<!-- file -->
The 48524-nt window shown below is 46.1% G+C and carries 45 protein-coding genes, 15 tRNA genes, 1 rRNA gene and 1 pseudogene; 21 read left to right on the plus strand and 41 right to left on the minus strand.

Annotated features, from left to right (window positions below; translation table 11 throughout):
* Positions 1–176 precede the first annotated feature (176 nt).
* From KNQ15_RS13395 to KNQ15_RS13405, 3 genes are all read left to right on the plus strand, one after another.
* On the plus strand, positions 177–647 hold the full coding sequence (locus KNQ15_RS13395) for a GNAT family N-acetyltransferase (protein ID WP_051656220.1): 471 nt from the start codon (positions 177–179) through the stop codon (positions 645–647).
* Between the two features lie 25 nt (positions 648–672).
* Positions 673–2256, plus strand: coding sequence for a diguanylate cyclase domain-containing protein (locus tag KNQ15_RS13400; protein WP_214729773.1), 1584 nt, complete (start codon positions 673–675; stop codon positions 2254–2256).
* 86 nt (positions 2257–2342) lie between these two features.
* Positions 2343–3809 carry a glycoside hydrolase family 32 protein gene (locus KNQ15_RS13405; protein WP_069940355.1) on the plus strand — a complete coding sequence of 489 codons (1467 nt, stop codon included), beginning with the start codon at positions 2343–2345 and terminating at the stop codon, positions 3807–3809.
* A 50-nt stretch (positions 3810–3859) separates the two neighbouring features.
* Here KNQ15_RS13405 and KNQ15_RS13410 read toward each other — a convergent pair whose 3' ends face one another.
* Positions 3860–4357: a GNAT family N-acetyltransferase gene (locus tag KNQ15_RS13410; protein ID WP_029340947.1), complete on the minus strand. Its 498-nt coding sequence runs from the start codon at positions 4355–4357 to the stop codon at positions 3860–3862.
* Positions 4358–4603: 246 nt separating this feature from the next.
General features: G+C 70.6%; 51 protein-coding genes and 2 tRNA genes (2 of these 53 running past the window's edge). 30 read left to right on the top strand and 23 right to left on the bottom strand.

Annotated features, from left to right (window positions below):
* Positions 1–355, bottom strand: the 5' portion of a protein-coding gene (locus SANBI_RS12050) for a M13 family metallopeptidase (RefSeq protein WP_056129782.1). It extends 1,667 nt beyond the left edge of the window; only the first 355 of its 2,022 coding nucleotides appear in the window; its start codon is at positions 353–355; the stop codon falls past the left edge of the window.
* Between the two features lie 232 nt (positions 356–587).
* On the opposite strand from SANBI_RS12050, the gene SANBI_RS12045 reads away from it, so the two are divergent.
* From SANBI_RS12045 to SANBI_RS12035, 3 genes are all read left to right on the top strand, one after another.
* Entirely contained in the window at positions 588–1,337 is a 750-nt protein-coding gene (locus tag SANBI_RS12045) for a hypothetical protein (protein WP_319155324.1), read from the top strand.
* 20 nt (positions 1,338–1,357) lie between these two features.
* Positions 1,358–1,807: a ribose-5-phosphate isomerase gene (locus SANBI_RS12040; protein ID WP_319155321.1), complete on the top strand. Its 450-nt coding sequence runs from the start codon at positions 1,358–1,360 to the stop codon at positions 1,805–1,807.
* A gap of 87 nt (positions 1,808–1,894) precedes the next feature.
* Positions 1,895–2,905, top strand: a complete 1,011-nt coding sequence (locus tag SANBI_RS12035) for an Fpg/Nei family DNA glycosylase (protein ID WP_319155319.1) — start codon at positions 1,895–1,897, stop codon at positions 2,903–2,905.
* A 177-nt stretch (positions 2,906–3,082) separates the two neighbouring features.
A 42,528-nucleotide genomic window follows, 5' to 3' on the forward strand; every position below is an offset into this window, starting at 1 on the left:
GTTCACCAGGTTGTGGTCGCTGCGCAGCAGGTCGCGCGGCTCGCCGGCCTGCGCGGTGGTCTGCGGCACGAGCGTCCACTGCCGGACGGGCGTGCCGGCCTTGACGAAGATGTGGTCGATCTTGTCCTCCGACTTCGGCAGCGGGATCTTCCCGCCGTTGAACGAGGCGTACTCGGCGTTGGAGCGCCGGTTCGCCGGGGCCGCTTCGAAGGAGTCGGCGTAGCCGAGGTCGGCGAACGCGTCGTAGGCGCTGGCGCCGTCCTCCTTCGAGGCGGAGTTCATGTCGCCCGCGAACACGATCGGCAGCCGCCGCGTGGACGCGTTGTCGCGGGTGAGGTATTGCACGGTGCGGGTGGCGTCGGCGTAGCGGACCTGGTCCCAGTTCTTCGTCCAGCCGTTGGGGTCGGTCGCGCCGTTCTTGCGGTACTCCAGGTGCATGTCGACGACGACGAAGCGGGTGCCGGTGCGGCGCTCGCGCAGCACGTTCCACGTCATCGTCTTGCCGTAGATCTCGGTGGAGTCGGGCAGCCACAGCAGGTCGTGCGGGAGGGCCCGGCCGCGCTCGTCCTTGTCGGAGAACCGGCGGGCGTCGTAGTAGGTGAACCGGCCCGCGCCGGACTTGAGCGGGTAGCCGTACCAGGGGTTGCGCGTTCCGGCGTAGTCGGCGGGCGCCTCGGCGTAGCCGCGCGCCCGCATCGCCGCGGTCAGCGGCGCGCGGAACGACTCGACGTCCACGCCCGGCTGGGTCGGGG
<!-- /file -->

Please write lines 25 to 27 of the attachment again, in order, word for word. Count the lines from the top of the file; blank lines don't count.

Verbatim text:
* A 177-nt stretch (positions 2,906–3,082) separates the two neighbouring features.
A 42,528-nucleotide genomic window follows, 5' to 3' on the forward strand; every position below is an offset into this window, starting at 1 on the left:
GTTCACCAGGTTGTGGTCGCTGCGCAGCAGGTCGCGCGGCTCGCCGGCCTGCGCGGTGGTCTGCGGCACGAGCGTCCACTGCCGGACGGGCGTGCCGGCCTTGACGAAGATGTGGTCGATCTTGTCCTCCGACTTCGGCAGCGGGATCTTCCCGCCGTTGAACGAGGCGTACTCGGCGTTGGAGCGCCGGTTCGCCGGGGCCGCTTCGAAGGAGTCGGCGTAGCCGAGGTCGGCGAACGCGTCGTAGGCGCTGGCGCCGTCCTCCTTCGAGGCGGAGTTCATGTCGCCCGCGAACACGATCGGCAGCCGCCGCGTGGACGCGTTGTCGCGGGTGAGGTATTGCACGGTGCGGGTGGCGTCGGCGTAGCGGACCTGGTCCCAGTTCTTCGTCCAGCCGTTGGGGTCGGTCGCGCCGTTCTTGCGGTACTCCAGGTGCATGTCGACGACGACGAAGCGGGTGCCGGTGCGGCGCTCGCGCAGCACGTTCCACGTCATCGTCTTGCCGTAGATCTCGGTGGAGTCGGGCAGCCACAGCAGGTCGTGCGGGAGGGCCCGGCCGCGCTCGTCCTTGTCGGAGAACCGGCGGGCGTCGTAGTAGGTGAACCGGCCCGCGCCGGACTTGAGCGGGTAGCCGTACCAGGGGTTGCGCGTTCCGGCGTAGTCGGCGGGCGCCTCGGCGTAGCCGCGCGCCCGCATCGCCGCGGTCAGCGGCGCGCGGAACGACTCGACGTCCACGCCCGGCTGGGTCGGGG